20 novembre 2020

HHMI Janelia Research Campus, Howard Hughes Medical Institute

Descending forebrain circuits for action specification

Invité par Nicolas Wanaverbecq

Abstract : Our group is interested in the neural circuit mechanisms that allow animals to execute purposive behaviors. Neocortical and basal ganglia circuits constitute the two major forebrain descending pathways thought to be important for the voluntary control of movement. The influence of cortical output on movement execution arises from two broad classes of projection neurons pyramidal tract neurons (PT), which project directly from forebrain to the hindbrain, brainstem and spinal cord and intratelencephalic neurons (IT), which project within the forebrain including the basal ganglia input nucleus, striatum. Prevailing models suggest that PT pathways constitute the primary source of descending motor commands for coordinated, goal-directed movements. However, simultaneous recording from these identified forebrain projection pathways has been limited to date. In my talk I will discuss our recent work combining large-scale electrophysiological recording and imaging from multiple identified cell types in the motor cortex and striatum of mice. We combined these recordings with open-loop and closed-loop cell-type specific perturbations in the context of two forebrain-dependent motor skills : manipulation of a joystick and reaching to a target. Our data point to a model in which descending forebrain pathways through basal ganglia constitute an essential component of descending motor commands for skilled movement execution. I will then use this insight to articulate a proposed circuit mechanism for how past experience and reinforcement are used to refine and specify continuous parameters of skilled forelimb movements.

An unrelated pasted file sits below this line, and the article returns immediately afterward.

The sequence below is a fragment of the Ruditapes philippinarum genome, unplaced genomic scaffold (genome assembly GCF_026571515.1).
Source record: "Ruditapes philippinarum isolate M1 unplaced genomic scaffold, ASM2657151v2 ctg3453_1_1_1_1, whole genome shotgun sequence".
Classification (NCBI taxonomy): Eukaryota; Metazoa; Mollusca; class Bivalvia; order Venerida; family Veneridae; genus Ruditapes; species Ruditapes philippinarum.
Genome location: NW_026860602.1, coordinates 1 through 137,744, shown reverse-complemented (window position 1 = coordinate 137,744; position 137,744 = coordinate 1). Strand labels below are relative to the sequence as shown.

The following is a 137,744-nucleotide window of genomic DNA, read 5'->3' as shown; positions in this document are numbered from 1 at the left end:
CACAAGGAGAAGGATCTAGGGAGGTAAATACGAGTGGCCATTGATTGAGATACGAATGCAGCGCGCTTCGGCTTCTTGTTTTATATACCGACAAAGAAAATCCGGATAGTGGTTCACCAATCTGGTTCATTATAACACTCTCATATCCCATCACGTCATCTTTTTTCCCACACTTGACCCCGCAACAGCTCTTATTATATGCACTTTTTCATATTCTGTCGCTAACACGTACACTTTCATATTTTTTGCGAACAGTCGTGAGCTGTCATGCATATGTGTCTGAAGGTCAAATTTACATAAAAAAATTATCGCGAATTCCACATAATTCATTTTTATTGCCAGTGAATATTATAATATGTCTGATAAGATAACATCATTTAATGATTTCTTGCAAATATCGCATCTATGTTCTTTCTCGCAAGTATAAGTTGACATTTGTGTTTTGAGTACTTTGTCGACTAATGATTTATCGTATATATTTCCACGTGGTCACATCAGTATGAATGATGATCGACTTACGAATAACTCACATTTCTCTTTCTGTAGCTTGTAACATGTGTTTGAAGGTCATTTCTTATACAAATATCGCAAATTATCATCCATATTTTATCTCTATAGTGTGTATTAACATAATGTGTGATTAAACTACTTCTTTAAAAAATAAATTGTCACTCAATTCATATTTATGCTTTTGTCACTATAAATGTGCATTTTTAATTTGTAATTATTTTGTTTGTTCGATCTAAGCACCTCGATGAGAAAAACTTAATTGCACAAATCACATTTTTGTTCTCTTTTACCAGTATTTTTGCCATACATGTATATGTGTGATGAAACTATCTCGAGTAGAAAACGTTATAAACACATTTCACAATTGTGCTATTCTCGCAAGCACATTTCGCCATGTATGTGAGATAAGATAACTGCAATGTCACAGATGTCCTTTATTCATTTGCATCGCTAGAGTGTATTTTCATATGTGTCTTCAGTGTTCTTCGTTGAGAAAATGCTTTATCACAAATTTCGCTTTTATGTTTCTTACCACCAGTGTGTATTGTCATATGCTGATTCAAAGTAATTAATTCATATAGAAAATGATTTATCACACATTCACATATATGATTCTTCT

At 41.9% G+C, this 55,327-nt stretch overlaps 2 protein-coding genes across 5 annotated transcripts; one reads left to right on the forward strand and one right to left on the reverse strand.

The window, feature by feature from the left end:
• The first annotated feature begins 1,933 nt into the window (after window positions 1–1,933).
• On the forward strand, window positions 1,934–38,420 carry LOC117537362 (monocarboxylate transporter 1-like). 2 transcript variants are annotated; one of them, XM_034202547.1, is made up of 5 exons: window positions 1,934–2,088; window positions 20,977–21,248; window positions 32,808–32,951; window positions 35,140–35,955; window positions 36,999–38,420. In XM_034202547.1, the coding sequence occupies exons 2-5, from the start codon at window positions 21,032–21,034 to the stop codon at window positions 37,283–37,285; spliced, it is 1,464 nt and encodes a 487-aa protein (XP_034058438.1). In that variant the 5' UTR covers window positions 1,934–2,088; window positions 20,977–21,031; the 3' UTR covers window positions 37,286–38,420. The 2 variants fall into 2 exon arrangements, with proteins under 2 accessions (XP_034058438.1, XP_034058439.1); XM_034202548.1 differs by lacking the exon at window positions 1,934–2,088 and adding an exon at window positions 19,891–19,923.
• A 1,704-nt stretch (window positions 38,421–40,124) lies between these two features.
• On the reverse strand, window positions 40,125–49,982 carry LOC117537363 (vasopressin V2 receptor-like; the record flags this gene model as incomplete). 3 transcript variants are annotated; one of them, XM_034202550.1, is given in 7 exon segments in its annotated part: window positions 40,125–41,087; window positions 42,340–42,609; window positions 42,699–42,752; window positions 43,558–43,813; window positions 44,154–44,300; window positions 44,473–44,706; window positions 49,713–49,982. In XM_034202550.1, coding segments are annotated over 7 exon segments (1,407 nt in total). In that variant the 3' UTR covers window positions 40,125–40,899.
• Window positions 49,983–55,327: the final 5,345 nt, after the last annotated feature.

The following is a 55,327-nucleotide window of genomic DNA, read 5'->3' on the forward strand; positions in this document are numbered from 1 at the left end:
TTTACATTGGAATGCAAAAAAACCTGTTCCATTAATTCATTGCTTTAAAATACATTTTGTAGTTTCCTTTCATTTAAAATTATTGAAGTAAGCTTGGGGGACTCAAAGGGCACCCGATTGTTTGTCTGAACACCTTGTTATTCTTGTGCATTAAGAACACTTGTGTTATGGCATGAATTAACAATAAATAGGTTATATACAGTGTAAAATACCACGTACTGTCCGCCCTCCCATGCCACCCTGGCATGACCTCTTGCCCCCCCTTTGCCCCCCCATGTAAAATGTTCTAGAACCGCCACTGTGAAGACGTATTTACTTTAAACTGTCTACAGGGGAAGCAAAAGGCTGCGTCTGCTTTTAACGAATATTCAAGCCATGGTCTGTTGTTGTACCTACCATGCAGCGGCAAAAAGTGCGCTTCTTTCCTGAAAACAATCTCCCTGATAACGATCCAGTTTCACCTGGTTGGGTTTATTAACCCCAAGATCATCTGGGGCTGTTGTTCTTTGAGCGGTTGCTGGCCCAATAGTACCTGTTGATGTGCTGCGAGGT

Research Field : Voluntary, purposive behavior requires that we extract information about the world, formulate plans for action, and then execute the movements required to bring about desired outcomes. Our lab studies a critical nexus in the mammalian brain where sensory information and motor planning come together to subserve volition - the basal ganglia.

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